Metropolitan Transportation Plans (MTP) Overview
Kristen Z, Transportation Planner
[<5 Minute Read]
What is an MTP?
Metropolitan Planning Organizations (MPOs) have been producing Metropolitan Transportation Plans (MTPs) for decades. They have been a long-standing requirement of federal transportation legislation, which requires that these plans address several planning factors. These factors include economic vitality, safety, security, accessibility, mobility, environment, preservation, integration and connectivity, resiliency and reliability, and travel and tourism.
In addition to demonstrating how the MTP addresses federal factors, the MTP also defines goals for the metropolitan area’s transportation system. Whether it be safety, quality of life, economic development or other over-arching means for how the metropolitan transportation system supports the broader goals for the metro area, the MTP documents the priorities for the metropolitan area’s transportation system.
The MTP planning process involves MPOs evaluating the users and the needs of the multimodal transportation system in its metro area, including its highways, transit services, rail operations, local systems and bicycle / pedestrian systems. Data is gathered, public input is solicited and the resulting plan is intended to guide investments by the various entities in the region.
In addition to following state practice planning processes, MTPs also must comply with several federal requirements, including ensuring the plan is “fiscally constrained.” Fiscally constrained means the total of all of the projects and strategies listed in the plan must be less than or equal to the total of the projected revenues. In addition, MTPs must include a fairly detailed project list. EcoInteractive’s Project Tracker software can be customized to provide an administrative portal for MPO staff to manage MTP projects at the update and amendment stage, and a public facing portal to view the projects.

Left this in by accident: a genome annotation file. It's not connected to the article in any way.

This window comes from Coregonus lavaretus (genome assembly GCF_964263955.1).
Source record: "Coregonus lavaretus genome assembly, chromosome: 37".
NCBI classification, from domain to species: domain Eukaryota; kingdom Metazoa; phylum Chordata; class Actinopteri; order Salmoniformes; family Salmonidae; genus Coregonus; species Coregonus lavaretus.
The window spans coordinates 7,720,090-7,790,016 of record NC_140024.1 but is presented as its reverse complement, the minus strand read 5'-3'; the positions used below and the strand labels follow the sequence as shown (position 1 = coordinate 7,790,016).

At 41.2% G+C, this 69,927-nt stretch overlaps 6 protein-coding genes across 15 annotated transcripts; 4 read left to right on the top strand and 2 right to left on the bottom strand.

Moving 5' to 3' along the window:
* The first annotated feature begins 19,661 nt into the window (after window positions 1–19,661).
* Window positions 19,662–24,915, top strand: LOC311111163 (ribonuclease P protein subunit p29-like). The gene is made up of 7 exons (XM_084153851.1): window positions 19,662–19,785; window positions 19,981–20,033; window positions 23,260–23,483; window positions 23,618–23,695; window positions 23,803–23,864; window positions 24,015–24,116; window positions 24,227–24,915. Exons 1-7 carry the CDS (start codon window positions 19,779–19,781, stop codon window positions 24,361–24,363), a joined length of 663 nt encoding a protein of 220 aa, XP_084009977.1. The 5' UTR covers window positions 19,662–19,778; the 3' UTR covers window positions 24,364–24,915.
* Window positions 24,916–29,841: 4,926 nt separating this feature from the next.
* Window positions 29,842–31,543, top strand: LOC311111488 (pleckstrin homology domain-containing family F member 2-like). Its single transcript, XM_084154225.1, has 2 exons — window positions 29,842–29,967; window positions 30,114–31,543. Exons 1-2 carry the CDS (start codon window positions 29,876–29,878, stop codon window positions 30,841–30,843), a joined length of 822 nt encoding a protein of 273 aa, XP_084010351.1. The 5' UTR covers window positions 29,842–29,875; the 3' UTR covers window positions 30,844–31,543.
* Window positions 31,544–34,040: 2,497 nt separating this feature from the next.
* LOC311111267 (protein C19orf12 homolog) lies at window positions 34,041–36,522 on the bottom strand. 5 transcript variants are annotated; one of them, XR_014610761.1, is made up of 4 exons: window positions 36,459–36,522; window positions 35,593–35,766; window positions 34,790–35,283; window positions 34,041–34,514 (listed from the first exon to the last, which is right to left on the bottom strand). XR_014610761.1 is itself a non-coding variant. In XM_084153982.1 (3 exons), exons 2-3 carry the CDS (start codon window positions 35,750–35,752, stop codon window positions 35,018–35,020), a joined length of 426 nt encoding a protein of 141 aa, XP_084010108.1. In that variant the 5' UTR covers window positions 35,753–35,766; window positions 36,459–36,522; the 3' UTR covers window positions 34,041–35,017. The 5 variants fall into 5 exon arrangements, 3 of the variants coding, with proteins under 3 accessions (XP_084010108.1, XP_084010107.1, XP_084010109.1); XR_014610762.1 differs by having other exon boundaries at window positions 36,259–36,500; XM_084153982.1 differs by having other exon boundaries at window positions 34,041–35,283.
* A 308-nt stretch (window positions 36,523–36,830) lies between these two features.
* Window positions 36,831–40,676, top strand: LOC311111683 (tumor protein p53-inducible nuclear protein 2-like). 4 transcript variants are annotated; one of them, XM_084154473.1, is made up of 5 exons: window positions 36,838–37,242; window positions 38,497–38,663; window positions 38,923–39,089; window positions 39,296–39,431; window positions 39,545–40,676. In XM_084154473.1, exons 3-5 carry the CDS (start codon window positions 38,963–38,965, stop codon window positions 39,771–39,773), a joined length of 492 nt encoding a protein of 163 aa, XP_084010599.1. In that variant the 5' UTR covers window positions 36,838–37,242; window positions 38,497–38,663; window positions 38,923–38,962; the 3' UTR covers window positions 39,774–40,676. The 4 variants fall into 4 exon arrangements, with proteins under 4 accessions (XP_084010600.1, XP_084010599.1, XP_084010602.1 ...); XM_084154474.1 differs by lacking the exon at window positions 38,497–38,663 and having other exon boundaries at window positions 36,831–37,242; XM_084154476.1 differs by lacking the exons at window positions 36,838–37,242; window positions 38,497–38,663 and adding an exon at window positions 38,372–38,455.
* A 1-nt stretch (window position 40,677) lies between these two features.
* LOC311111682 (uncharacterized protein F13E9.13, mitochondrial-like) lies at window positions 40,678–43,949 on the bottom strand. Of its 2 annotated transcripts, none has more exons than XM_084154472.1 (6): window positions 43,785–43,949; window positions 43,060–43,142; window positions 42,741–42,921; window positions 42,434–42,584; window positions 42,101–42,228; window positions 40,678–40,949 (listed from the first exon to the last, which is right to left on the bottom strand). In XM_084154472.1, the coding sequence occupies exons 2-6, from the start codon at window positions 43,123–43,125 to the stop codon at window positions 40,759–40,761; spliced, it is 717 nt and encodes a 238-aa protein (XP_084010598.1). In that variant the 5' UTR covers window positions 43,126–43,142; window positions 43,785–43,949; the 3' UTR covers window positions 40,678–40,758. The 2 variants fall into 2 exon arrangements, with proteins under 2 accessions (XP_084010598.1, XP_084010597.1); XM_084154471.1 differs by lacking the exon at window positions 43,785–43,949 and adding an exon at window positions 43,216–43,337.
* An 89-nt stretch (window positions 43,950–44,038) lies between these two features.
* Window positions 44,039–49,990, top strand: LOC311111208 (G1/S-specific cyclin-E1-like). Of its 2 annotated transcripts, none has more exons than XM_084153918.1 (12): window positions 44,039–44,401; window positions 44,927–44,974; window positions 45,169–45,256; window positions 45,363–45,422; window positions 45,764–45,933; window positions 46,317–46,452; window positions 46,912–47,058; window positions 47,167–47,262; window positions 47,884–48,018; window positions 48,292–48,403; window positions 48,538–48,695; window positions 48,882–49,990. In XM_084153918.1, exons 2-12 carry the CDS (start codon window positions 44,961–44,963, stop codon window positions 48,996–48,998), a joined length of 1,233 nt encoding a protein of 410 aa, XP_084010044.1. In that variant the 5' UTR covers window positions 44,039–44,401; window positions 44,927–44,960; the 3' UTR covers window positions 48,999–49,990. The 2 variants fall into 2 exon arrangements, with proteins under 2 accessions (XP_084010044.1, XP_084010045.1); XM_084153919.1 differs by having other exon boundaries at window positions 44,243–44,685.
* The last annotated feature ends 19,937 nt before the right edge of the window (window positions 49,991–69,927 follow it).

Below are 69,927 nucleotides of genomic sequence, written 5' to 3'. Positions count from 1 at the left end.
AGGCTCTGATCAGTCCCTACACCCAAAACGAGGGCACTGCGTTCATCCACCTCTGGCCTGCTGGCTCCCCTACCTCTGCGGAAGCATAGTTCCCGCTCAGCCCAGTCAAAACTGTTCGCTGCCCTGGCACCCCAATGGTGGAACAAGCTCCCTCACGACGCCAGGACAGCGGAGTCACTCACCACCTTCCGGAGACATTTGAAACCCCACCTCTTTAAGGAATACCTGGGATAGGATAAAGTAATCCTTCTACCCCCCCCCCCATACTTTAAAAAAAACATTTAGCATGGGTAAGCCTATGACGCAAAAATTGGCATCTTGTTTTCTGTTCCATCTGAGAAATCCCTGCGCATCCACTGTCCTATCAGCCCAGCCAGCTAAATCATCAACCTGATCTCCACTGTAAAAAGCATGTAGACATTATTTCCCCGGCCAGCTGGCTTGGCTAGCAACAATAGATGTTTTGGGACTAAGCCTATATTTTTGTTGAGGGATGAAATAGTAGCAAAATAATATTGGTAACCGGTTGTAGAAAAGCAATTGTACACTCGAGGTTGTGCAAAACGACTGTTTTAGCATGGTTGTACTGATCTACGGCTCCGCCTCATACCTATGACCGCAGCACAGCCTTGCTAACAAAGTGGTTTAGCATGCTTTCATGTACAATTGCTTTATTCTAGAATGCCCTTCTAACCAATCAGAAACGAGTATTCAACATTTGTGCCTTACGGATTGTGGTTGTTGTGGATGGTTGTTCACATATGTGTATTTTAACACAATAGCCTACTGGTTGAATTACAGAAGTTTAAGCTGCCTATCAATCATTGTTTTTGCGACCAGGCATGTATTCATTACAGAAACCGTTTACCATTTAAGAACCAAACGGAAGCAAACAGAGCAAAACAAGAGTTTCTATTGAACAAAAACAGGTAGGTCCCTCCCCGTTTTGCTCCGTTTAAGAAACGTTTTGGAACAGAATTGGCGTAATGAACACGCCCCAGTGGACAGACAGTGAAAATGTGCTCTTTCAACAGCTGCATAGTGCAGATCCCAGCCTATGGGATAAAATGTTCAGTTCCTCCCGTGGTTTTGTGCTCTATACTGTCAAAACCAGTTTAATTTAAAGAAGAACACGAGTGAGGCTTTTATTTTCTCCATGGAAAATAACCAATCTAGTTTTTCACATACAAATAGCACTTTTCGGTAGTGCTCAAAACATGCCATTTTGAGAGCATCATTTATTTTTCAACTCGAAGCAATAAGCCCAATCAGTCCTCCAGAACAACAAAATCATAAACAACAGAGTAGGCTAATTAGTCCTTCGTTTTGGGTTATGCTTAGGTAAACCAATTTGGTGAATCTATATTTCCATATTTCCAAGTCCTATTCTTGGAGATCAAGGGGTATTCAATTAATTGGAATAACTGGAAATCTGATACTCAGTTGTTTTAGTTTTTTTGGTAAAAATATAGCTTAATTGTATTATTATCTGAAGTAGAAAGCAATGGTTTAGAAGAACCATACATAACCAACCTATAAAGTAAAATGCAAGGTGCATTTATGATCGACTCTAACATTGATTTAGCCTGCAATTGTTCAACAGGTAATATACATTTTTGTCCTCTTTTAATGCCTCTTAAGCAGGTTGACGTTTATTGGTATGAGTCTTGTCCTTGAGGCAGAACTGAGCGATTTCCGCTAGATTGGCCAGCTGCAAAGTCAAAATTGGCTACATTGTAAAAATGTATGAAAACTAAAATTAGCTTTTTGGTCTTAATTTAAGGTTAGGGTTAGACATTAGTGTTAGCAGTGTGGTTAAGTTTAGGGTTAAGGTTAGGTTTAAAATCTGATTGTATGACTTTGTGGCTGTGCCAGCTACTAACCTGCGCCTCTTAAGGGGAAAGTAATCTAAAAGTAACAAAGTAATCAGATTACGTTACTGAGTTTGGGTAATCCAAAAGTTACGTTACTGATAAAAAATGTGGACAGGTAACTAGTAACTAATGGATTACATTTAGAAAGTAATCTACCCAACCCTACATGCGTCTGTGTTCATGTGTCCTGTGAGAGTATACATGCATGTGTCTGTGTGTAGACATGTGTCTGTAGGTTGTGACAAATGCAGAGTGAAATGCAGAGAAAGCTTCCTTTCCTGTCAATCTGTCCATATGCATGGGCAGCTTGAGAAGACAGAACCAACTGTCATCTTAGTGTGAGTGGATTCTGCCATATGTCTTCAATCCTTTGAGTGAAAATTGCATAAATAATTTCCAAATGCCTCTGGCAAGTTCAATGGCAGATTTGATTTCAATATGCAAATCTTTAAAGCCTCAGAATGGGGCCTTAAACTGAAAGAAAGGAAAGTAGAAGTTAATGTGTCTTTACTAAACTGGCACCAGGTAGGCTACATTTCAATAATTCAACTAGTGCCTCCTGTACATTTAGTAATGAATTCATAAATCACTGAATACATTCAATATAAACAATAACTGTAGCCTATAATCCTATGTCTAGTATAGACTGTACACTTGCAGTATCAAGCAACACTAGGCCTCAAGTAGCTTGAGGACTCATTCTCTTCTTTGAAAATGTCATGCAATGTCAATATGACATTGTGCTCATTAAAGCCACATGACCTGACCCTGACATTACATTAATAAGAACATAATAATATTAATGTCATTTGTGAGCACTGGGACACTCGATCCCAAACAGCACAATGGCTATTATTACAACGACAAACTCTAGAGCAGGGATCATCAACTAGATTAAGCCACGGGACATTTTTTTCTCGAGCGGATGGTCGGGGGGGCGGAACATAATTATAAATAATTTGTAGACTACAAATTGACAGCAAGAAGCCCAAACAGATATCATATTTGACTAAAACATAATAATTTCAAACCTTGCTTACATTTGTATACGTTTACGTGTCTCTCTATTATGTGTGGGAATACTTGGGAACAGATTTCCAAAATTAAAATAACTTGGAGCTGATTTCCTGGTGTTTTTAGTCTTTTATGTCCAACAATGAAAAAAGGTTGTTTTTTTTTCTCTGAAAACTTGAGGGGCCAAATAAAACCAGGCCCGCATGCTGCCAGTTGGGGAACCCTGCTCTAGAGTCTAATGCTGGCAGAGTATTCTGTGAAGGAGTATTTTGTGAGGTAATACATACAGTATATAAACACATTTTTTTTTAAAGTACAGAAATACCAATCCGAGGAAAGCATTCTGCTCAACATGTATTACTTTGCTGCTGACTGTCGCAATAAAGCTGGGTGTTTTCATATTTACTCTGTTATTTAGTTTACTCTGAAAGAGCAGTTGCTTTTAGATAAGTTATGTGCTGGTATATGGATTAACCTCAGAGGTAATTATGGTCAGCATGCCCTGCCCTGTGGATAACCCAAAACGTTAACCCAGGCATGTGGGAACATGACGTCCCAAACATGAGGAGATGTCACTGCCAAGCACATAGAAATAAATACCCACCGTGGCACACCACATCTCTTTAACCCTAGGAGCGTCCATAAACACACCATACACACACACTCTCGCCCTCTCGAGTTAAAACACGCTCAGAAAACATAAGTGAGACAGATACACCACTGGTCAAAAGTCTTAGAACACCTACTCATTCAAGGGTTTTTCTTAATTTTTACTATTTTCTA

Why is an MTP Developed?
MTPs are developed for several reasons. For one, they are required. For several decades now, federal transportation legislation has required MPOs to develop MTPs. They are also used to guide overall investment in the metropolitan area’s transportation system. They provide an opportunity for MPOs to define the priorities and goals for the metropolitan area’s transportation system, which can include system safety, system preservation, economic development or quality of life. Because MTPs are re-evaluated every four to five years, it provides the metropolitan area an opportunity to re-evaluate its priorities on an on-going basis.
For larger MPOs that award sub-allocated funding, the MTP provides the first opportunity for local governments and state DOTs to submit projects for consideration. All projects that want to compete for suballocated funding must be listed in the MTP. In addition, competitive federal grants, any potential earmarks and state grants often require projects to be included in the MTP prior to application to demonstrate the importance of the project to the metropolitan area.
Who Participates in the MTP Process?
Carrying out an MTP planning process is a big job involving a large assortment of people. The MPO Board oversees the process and ultimately is asked to adopt the plan. The MTP planning process can be carried out by MPO staff, by outsourced planning consultants or a combination of both. Local governments, the state DOT, the general public and a variety of stakeholders are involved. Federal regulations define certain types of stakeholder groups that must be involved and most MPOs work hard to reach out to as many stakeholders as possible.
For the purposes of the MTP, stakeholders are defined as any person or entity that is dependent on or uses the transportation system, so everyone from drivers to transit customers to freight companies to schools. EcoInteractive’s Project Tracker software provides a public facing portal to view the proposed and adopted projects that MPOs can utilize for their MTPs. In addition, the division Federal Highway Administration office and the regional Federal Transit Administration (FTA) is often involved, providing guidance and direction to the MPO.
Who Benefits from the MTP?
MTPs have several beneficiaries. They document the vision, goals, policies and projects for the metropolitan area’s multimodal transportation system to taxpayers, regulators, the press, partners, stakeholders and other interested parties. They also benefit MPOs by providing justification for how the MPO and its members makes its investment choices and other resource allocation decisions.
Example of an MTP
The Encompass 2045 Plan developed by the Association of Central Oklahoma Governments (ACOG) is an example of an MTP. The Encompass 2045 Plan provides a common framework for guiding transportation decisions and investments in the Oklahoma City metro area. It defines seven goals for the metro’s transportation system: Connectivity, Economic Strength, Equity and Options, Healthy Communities, Performance, Safety and Security and System Preservation. It defines objectives, and a path forward for how to accomplish the goals – including specific action items.
Check out the Association of Central Oklahoma Governments (ACOG) MTP out for yourself at http://www.acogok.org/transportation-planning/encompass-2045-plan/.